Have you ever compared the purchase price of your home with the amount youâ€™ll actually end up spending to pay it off over the life of the mortgage? If you have, youâ€™ll know the sobering realization that comes with seeing just how much your home will cost you, and the inevitable question that follows â€“ should I pay off the mortgage now, so I donâ€™t have to fork over all that interest?
Itâ€™s an exhilarating thought, freeing up so much extra cash. But when it comes down to it, whether you should actually pay off your mortgage early is dependent on many things â€“ primarily, your overall financial situation, your attitude toward investment, your life stage and how you would make it happen.
Do the Math
From a purely mathematical perspective, most experts agree it is not a smart idea to pay off your mortgage early â€“ especially if you have financed or refinanced your home relatively recently. Because federal interest rates have been historically low in recent years, your mortgage is likely the cheapest loan youâ€™ll ever take out. By that logic, continuing to pay your mortgage monthly and investing the money you would have used to pay it off instead, is likely to net you a larger financial gain in the long run. While 30-year-fixed mortgage rates have been hovering around 4 percent since 2010, experts assume an average 7 percent return on money invested in the market â€“ meaning youâ€™re likely to make more if you invested excess funds than you would save by paying off your mortgage.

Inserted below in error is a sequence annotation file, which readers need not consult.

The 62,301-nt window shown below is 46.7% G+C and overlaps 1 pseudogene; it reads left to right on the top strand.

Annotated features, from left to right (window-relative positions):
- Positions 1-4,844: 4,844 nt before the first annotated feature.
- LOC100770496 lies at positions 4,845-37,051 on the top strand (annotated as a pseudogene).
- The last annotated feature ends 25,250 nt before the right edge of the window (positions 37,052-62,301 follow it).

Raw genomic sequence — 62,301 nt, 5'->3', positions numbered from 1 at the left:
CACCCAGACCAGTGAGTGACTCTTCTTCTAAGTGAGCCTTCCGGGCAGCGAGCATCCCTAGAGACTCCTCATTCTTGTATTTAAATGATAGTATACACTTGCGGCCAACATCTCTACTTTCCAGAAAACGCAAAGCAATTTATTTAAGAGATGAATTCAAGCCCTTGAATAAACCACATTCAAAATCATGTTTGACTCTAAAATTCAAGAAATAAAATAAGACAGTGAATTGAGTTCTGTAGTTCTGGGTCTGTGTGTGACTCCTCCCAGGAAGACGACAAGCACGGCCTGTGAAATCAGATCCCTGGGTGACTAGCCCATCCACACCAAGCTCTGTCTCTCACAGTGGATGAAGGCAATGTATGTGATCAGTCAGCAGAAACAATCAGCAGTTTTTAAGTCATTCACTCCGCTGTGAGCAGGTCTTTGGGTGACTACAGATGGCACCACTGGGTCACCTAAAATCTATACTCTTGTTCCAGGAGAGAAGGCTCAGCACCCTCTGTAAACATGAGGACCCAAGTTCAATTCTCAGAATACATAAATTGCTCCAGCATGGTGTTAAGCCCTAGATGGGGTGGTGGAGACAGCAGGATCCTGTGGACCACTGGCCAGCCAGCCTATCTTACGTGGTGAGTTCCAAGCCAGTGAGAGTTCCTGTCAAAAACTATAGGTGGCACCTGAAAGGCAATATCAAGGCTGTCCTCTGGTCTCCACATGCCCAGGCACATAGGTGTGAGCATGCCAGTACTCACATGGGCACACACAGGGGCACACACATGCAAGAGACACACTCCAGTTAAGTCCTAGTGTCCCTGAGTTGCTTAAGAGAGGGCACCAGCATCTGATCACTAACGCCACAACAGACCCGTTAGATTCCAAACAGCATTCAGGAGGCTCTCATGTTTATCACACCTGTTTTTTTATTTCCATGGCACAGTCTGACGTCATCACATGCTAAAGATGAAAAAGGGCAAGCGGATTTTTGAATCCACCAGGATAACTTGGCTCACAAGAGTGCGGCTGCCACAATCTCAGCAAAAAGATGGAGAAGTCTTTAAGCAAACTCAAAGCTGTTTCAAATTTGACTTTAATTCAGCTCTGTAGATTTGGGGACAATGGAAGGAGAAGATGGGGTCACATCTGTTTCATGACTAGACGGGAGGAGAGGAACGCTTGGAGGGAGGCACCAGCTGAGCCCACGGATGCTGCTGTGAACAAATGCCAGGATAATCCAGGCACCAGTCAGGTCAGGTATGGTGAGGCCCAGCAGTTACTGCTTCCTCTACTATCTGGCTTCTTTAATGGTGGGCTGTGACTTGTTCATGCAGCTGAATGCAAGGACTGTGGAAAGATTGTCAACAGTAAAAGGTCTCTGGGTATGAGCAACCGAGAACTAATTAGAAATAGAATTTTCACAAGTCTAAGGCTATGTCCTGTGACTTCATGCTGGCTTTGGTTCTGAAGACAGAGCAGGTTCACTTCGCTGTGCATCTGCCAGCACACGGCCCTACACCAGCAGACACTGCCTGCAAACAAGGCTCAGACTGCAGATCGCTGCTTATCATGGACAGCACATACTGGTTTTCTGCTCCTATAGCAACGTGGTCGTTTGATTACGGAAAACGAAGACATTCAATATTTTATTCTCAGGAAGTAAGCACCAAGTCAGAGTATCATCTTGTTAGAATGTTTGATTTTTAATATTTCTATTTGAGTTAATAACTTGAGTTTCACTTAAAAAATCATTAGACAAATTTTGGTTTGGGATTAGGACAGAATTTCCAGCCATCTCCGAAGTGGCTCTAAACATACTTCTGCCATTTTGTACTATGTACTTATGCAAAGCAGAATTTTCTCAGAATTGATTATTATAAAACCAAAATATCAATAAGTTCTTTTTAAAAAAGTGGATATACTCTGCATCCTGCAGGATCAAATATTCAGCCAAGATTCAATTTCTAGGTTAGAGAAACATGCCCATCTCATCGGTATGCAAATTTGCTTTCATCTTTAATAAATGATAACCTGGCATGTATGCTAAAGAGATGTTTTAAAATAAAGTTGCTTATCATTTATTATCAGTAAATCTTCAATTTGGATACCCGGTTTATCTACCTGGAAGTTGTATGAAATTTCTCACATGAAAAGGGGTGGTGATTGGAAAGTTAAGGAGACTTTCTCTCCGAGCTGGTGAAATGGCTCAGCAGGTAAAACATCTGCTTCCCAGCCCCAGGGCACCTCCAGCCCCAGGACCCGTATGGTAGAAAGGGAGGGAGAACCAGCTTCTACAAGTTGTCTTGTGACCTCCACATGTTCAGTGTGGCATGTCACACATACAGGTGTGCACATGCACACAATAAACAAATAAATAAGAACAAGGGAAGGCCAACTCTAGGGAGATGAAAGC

However, even the most pragmatic of financial advisors canâ€™t deny the peace of mind that comes from having a paid-off place to live. When youâ€™re not paying a significant percentage of your monthly income toward your mortgage, your cash flow increases and your fiscal responsibilities decrease. If you were ever laid off, have a medical emergency or run into another financial circumstance that made it difficult (or impossible) to pay the mortgage, you would have one less thing to worry about. If those financial circumstances became dire, your home would be an asset rather than a liability. The mental freedom that comes with that knowledge is priceless, and becomes increasingly so the older you are.
Retirement Advisor Wes Moss surveyed more than 1,350 retirees across the United States for his book You Can Retire Sooner Than You ThinkÂ â€“ The 5 Money Secrets of the Happiest Retirees, and found â€œthe happiest and most successful retirees had either eliminated or dramatically reduced their mortgage payment before pressing the retirement button.â€
The Right Move For You
So how can you weigh the relative good deal of an inflation-proof, low-interest loan against the happiness and lightness that may result from ditching it? Here are four things to consider:
- How do the rest of your finances look? Are you maxing out your tax-free retirement accounts already? If not, do that before paying off your mortgage.
- What level of risk are you comfortable with in your investments? If you prefer to make less-aggressive investments that yield lower returns, you may see more benefit from paying off your mortgage than you would if you tend to make higher-return investments. Â
- How old are you? The younger you are, the more likely you are to bounce back from a financial setback. If youâ€™re nearing retirement age, the mental freedom that comes from a paid-off home may be worth more to you.
- How would you pay off your mortgage? If you would have to dip into your three-to-six monthsâ€™ worth of emergency savings or retirement accounts to pay off your home, donâ€™t do it.